There be some spoilers here.

From season two:

He’s a hitman?


Oh, I thought he was a rapist. I am so relieved.

You fuckin’ weird.

While I was ill this month, I finally watched Orange Is the New Black on Netflix. A part of me was all like, “Why the hell did I wait this long?” Another part was like, “This show is awesome.” And another part of me was like, “I see myself in the faces and lives of some of these women.” It’s that last one I mainly want to talk about in this post.

Nobody’s perfect

Orange Is the New Black img 2I’ve never committed a crime or been incarcerated against my will, so I’ve never experienced anything like the hardships that many of the women in the series face. What however is easy to identify with are the things that don’t make them perfect, just normal – their family or their interests and aspirations. There’s Daya who wants to be a better mother than her mother, Sister Jane who has protested against the Establishment for much of her life and Red who is a matriarchal figure and a great cook. And I definitely identify with anyone who crochets in Lichfield Penitentiary.

Nobody, from the inmates to the prison staff, are perfect. Our main protagonist, Piper, is slowly dressed down over the course of the first season to show that she is very far removed from the ideal of an upper class, white woman as possible. The less than pleasant aspects of her and the other inmates and staff are regularly demonstrated, and many are actually deplorable human beings. But then so many of the characters on the show are amazing and incredibly misunderstood persons.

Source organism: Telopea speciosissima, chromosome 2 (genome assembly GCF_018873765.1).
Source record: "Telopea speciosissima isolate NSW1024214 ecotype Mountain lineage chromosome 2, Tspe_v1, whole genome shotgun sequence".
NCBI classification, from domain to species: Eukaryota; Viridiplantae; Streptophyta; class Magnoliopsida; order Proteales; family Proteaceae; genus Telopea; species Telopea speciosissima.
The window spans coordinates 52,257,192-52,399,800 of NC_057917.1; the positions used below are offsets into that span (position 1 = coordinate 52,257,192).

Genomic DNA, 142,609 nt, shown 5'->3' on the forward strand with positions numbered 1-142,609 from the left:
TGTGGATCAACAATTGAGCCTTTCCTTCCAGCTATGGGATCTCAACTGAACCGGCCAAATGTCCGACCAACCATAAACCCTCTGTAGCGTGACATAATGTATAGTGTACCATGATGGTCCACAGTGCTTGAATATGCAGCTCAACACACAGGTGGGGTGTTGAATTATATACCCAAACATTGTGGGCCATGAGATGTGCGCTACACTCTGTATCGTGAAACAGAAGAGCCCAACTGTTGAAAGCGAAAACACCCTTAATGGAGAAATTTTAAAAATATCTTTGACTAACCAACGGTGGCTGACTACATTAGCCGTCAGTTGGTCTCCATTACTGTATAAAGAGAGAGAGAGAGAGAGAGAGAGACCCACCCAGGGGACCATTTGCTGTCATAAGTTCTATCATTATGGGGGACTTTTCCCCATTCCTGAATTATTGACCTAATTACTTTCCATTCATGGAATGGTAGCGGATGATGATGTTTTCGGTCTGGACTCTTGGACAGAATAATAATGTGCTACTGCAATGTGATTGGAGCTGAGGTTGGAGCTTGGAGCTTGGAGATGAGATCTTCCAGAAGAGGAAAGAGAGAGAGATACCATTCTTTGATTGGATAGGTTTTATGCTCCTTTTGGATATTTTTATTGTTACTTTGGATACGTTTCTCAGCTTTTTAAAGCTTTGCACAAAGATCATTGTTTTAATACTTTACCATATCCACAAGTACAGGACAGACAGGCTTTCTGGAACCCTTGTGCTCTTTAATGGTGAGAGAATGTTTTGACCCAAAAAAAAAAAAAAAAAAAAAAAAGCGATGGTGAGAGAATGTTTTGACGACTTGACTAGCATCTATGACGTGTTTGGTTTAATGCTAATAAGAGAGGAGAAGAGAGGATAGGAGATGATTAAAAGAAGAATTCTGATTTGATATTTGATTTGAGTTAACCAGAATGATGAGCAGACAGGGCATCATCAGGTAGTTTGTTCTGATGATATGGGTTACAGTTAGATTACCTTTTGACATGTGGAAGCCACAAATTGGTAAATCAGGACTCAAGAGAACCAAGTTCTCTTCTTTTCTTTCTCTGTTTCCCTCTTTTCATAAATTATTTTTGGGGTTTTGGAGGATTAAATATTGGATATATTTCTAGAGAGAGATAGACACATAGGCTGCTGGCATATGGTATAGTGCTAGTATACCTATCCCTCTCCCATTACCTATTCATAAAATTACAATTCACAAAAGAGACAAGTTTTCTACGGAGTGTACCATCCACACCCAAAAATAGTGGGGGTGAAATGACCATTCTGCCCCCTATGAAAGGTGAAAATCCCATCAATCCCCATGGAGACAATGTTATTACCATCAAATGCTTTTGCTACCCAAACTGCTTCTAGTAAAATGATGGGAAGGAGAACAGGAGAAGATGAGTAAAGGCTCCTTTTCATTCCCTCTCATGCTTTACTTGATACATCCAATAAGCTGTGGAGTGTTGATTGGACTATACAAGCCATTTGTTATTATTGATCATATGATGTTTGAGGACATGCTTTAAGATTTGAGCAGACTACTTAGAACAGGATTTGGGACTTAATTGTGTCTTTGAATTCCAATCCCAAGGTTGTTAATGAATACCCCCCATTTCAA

And it’s not just their crimes which mark them as not being perfect: the representations of beauty and matters of the heart in this show are far more down to Earth than most other TV dramas or comedies. The imperfections of characters in OItNB bring them closer to life.

Moving against norms

Orange Is the New Black img 3One of the main tactics in fiction is to get audiences on side by having us identify with the protagonists of a piece of fiction. These characters are usually “good” people and not incarcerated after being judged by a system that is seen as the upholder of law and justice. What makes a show like OItNB unusual though is that we’re invited by its writers to like characters who, in real life, would be damned by society, purely because they’re on the wrong side of the fence. Damned, regardless of what it was they really did (accidentally shooting someone, protesting nuclear power plants) and without a thought to what they’re really like as people. And I wouldn’t call the characters anti-heroes either, because they’re not trying to be heroic in any way.

The prison does have its monsters though. People who seem irredeemable in the eyes of the prisoners and society. And so while viewers are invited to identify with characters like Red, we’re given a lot of ammo to make us dislike characters like Vee. This distinction between prisoners, however, has the added advantage of demonstrating life: that no two of these women are the same.

The series is quite therapeutic with the way that it re-humanises a part of the population that, in most countries (especially the United States), is regularly dehumanised and treated purely as a burden on the rest of society. As I suggested earlier, these characters are shown to have normal needs and wants, and are victims in their own way. The ones that have committed more serious transgressions aren’t left as some 2D comic book villain, but are instead fleshed out so that you are given the opportunity to understand the “why”.

Because rarely in the media is a chance given to  understand “why”.